Despite advancement in personalized/precision medicine and big data, but we have not solved the essential social problem of disparities in access to healthcare. Lack of access to health disproportionately affects racial minorities and the poor, and this affects everyone. As J. Nadine Gracia explains in this National Journal interview, between 2003 and 2006, the combined cost of health inequities and premature deaths exceeded a trillion dollars. Imagine what we could do with an extra trillion dollars!
There is much data to support that access to healthcare and differences in healthcare utilization exist between different social groups. For example, minorities are less likely to have a personal doctor:
In short, as this 2010 Health & Human Services study summarizes, we are damned when it comes to efforts to address healthcare inequities:
Disparities in quality of care are common:
- Blacks and AI/ANs received worse care than Whites for about 40% of measures.
- Asians received worse care than Whites for about 20% of measures.
- Hispanics received worse care than non-Hispanic Whites for about 60% of core measures.
- Poor people received worse care than high-income people for about 80% of core measures.
Disparities in access are also common, especially among Hispanics and poor people:
- Blacks had worse access to care than Whites for one-third of core measures.
- Asians and AI/ANs had worse access to care than Whites for 1 of 5 core measures.
- Hispanics had worse access to care than non-Hispanic Whites for 5 of 6 core measures.
- Poor people had worse access to care than high-income people for all 6 core measures.
Few disparities in quality of care are getting better:
- Fewer than 20% of disparities faced by Blacks, AI/ANs, Hispanics, and poor people showed evidence of narrowing.
- The Asian-White gap was narrowing for about 30% of core measures, the largest proportion of any group, but most disparities were not changing.
A 2005 Health Affairs study conducted by Kaiser Family Foundation reported that differences in health insurance was the biggest observable factor in explaining disparity in access to care between racial groups, even more so than income. Access to health insurance explained 24–42 percent of the difference, with income explaining 14–20 percent. The authors concluded:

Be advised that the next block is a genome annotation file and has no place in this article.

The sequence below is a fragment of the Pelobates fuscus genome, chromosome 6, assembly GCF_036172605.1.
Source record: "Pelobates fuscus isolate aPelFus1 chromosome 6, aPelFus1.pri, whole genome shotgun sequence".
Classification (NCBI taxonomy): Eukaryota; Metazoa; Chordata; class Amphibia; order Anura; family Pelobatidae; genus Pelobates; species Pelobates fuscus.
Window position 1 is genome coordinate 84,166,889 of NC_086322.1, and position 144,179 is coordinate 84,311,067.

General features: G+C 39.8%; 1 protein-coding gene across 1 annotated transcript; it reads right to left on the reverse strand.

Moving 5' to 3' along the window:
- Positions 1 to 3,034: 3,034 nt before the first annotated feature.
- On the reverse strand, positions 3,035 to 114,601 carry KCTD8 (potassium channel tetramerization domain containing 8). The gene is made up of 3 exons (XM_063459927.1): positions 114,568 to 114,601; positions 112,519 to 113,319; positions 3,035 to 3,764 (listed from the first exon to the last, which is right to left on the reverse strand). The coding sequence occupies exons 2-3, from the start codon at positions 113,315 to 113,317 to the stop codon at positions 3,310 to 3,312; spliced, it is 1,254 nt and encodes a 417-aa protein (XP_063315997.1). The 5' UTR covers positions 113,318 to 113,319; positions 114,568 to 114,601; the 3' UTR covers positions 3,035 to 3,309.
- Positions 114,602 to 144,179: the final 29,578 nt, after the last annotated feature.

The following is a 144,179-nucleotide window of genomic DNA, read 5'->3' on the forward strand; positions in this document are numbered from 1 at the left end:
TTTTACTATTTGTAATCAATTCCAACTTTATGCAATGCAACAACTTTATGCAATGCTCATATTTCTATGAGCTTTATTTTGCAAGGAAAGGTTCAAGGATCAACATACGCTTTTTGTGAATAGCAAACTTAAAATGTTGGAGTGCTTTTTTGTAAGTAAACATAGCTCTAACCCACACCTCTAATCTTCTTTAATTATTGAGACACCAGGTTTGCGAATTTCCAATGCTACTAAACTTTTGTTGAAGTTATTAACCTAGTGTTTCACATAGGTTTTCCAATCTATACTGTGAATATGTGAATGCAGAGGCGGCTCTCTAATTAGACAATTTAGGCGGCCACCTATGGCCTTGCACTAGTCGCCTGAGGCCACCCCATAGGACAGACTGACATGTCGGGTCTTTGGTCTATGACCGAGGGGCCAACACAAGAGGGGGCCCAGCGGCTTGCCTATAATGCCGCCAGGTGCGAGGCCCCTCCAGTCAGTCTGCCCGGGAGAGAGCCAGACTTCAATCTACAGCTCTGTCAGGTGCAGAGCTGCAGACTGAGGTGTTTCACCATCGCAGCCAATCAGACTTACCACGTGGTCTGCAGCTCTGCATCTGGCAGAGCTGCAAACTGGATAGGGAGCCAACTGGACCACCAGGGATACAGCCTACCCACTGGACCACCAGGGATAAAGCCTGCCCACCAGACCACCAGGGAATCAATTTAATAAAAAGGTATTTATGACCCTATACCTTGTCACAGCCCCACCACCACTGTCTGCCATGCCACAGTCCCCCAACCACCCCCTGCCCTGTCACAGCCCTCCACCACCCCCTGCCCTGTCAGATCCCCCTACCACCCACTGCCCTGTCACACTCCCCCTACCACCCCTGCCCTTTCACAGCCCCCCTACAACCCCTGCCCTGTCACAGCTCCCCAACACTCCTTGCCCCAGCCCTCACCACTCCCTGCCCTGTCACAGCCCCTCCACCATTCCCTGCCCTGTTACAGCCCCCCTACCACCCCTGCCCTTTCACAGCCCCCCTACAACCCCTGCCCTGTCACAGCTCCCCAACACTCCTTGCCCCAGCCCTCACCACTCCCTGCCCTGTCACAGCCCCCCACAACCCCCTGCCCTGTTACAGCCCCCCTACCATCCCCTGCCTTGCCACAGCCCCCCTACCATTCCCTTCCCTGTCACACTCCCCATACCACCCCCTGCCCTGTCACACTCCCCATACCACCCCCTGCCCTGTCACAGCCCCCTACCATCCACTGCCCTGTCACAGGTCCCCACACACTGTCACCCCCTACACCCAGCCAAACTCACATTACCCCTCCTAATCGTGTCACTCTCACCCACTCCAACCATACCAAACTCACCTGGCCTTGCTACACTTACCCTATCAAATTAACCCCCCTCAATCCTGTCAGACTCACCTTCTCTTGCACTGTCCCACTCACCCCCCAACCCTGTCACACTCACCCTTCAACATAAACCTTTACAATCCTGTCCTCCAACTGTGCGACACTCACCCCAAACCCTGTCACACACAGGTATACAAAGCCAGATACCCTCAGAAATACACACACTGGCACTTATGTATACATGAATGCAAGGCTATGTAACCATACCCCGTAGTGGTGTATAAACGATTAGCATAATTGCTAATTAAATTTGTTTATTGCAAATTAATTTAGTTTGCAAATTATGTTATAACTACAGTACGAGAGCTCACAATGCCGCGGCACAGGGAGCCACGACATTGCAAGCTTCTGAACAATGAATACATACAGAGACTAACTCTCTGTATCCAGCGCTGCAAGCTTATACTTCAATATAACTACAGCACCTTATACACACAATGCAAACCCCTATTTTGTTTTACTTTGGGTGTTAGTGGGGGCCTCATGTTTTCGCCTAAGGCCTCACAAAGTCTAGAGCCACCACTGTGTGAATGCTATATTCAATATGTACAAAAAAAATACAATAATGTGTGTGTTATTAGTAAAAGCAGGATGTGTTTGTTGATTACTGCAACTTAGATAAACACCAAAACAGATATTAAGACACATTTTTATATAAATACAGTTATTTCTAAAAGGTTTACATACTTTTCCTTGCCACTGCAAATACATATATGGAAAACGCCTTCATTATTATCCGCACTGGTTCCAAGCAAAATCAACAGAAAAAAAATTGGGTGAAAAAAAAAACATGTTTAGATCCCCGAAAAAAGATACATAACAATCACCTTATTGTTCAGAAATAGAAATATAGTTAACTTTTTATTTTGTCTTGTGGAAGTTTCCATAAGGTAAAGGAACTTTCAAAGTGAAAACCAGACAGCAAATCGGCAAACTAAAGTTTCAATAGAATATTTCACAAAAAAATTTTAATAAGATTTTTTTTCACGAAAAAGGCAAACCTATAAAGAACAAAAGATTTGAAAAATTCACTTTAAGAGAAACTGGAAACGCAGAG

Our findings show that by equalizing levels of health coverage, the United States could conceivably address roughly one-third (specifically, 23–42 percent, with one exception) of the reason for disparity in a measure of access that is well recognized as improving opportunities for high-quality health care.
Did the United States recently have a reform effort to increase the number of insured Americans? Only one of the biggest controversies in recent political memory: Obamacare!
According to the Department of Health & Human Services, Obamacare, or the Affordable Care Act (ACA) would close health disparities in several ways. It provided a funding bolus to community health centers, where many poor and minority patients are seen. It increased access to insurance (despite some states refusing to take federal aid for Medicaid) and worked to eliminate pre-existing conditions in applying for insurance. It also aimed to increase the number of minority providers who might serve these populations: the current percentage of black physicians in the NHSC is 17%, whereas it is 6% nationally.
The ACA has given many previously uninsured people health insurance. However, in 2015, as this US News report shows, many people still struggle with co-pays, deductibles, and premiums and decide whether to buy food or medication. US News shows that many states, especially those with large populations of minorities and those that did not participate in Medicaid expansion, are still hard-pressed to close the insurance gap:
Dr. Susan Rogers, an internist in Chicago, speaks for many when she says that only a single-payer universal health payment system will narrow the health care gap. (This option was scrapped early in ACA negotiations.) “It’s the only solution there is,” Rogers says. “Everybody in, nobody out. Same benefits regardless of income.”
Healthcare is not a commodity like cars and refrigerators. Like public education and public assistance, it is a major way to build human capital for a strong nation. We need to make sure that everyone has the ability and resources to receive their healthcare, regardless of who they are and what kind of job they have. Addressing health disparities between different social groups is an important task that has the potential to improve the health of this nation and lay the groundwork to improve disparities in other areas.